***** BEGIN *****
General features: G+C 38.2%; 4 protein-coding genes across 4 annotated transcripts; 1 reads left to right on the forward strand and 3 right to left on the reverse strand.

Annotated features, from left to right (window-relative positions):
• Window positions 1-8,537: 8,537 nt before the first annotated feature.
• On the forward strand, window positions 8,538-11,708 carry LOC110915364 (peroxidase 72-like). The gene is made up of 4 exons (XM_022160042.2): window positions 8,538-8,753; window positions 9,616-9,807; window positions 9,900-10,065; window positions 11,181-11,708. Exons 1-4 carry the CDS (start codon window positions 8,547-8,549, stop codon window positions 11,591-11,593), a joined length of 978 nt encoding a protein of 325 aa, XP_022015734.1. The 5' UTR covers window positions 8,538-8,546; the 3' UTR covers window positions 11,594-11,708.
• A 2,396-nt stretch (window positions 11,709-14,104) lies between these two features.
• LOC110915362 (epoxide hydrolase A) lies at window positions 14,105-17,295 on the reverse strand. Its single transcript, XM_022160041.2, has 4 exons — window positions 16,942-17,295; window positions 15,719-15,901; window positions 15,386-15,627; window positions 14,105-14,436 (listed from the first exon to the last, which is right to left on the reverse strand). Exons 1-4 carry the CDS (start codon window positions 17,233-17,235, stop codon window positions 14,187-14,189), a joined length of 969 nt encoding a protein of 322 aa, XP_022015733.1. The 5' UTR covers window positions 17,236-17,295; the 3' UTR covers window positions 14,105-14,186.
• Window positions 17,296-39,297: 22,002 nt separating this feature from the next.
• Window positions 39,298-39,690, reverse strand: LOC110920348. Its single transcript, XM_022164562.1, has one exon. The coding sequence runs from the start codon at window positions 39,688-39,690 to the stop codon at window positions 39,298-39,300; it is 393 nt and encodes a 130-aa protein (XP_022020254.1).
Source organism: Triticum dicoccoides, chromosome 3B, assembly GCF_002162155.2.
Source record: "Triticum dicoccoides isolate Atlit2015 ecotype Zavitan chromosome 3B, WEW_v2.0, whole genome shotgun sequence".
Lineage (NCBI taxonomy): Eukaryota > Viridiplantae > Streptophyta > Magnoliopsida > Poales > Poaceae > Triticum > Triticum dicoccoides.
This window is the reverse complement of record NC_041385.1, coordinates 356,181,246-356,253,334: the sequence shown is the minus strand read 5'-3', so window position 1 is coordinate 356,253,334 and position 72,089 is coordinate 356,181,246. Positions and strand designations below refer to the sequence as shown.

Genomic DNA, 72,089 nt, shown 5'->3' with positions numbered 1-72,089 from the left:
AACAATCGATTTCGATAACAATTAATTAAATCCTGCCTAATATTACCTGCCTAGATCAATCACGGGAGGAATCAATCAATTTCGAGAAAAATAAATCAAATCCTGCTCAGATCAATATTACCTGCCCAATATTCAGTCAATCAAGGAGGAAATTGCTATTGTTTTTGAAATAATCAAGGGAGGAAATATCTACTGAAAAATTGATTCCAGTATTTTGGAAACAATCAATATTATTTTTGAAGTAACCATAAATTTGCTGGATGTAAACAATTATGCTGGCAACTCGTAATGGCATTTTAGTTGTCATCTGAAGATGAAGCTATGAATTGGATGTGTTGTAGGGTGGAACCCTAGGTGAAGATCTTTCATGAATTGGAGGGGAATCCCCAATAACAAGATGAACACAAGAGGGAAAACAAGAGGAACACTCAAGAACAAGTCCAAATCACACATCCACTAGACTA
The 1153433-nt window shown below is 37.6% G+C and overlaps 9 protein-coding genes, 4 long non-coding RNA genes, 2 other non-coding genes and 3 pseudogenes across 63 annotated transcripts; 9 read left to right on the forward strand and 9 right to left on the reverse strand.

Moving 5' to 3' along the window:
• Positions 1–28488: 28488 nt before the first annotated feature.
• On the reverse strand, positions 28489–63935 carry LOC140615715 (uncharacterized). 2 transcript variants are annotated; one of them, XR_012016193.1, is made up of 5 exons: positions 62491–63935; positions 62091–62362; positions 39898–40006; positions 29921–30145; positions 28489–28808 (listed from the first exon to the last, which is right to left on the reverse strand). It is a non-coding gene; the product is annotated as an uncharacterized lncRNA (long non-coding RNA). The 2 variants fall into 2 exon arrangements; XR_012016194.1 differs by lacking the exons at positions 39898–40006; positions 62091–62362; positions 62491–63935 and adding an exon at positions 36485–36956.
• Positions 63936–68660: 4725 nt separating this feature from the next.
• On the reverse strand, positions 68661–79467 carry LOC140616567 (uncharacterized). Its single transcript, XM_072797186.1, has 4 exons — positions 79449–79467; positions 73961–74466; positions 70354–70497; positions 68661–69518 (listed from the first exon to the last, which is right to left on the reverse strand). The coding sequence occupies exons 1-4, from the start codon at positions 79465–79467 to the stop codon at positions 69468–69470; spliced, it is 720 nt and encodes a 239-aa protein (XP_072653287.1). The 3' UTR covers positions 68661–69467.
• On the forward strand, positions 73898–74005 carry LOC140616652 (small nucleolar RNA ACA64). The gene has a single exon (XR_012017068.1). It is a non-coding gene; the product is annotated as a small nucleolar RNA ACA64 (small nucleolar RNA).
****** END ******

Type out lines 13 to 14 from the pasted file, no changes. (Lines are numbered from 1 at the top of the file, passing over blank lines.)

Genomic DNA, 72,089 nt, shown 5'->3' with positions numbered 1-72,089 from the left:
AACAATCGATTTCGATAACAATTAATTAAATCCTGCCTAATATTACCTGCCTAGATCAATCACGGGAGGAATCAATCAATTTCGAGAAAAATAAATCAAATCCTGCTCAGATCAATATTACCTGCCCAATATTCAGTCAATCAAGGAGGAAATTGCTATTGTTTTTGAAATAATCAAGGGAGGAAATATCTACTGAAAAATTGATTCCAGTATTTTGGAAACAATCAATATTATTTTTGAAGTAACCATAAATTTGCTGGATGTAAACAATTATGCTGGCAACTCGTAATGGCATTTTAGTTGTCATCTGAAGATGAAGCTATGAATTGGATGTGTTGTAGGGTGGAACCCTAGGTGAAGATCTTTCATGAATTGGAGGGGAATCCCCAATAACAAGATGAACACAAGAGGGAAAACAAGAGGAACACTCAAGAACAAGTCCAAATCACACATCCACTAGACTA